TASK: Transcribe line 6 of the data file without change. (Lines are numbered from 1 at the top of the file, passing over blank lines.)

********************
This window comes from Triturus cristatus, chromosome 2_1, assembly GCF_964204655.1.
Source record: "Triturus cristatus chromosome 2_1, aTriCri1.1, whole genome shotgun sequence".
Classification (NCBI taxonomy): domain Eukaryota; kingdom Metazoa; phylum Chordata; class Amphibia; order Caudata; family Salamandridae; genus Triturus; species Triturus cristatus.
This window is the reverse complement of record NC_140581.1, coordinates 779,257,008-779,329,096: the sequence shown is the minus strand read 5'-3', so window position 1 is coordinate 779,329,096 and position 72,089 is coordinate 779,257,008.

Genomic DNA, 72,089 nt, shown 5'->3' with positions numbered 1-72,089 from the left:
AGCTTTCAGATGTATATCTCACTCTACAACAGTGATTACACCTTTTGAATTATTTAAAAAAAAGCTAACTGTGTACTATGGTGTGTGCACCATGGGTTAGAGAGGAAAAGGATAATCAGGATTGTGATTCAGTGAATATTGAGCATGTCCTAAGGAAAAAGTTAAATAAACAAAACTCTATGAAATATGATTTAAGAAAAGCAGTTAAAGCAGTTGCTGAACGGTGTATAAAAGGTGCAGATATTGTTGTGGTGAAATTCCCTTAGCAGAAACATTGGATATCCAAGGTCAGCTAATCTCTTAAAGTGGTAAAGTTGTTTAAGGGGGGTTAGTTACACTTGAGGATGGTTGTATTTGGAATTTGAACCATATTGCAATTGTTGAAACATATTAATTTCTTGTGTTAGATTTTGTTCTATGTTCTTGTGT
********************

AGCTTTCAGATGTATATCTCACTCTACAACAGTGATTACACCTTTTGAATTATTTAAAAAAAAGCTAACTGTGTACTATGGTGTGTGCACCATGGGTTAGAGAGGAAAAGGATAATCAGGATTGTGATTCAGTGAATATTGAGCATGTCCTAAGGAAAAAGTTAAATAAACAAAACTCTATGAAATATGATTTAAGAAAAGCAGTTAAAGCAGTTGCTGAACGGTGTATAAAAGGTGCAGATATTGTTGTGGTGAAATTCCCTTAGCAGAAACATTGGATATCCAAGGTCAGCTAATCTCTTAAAGTGGTAAAGTTGTTTAAGGGGGGTTAGTTACACTTGAGGATGGTTGTATTTGGAATTTGAACCATATTGCAATTGTTGAAACATATTAATTTCTTGTGTTAGATTTTGTTCTATGTTCTTGTGT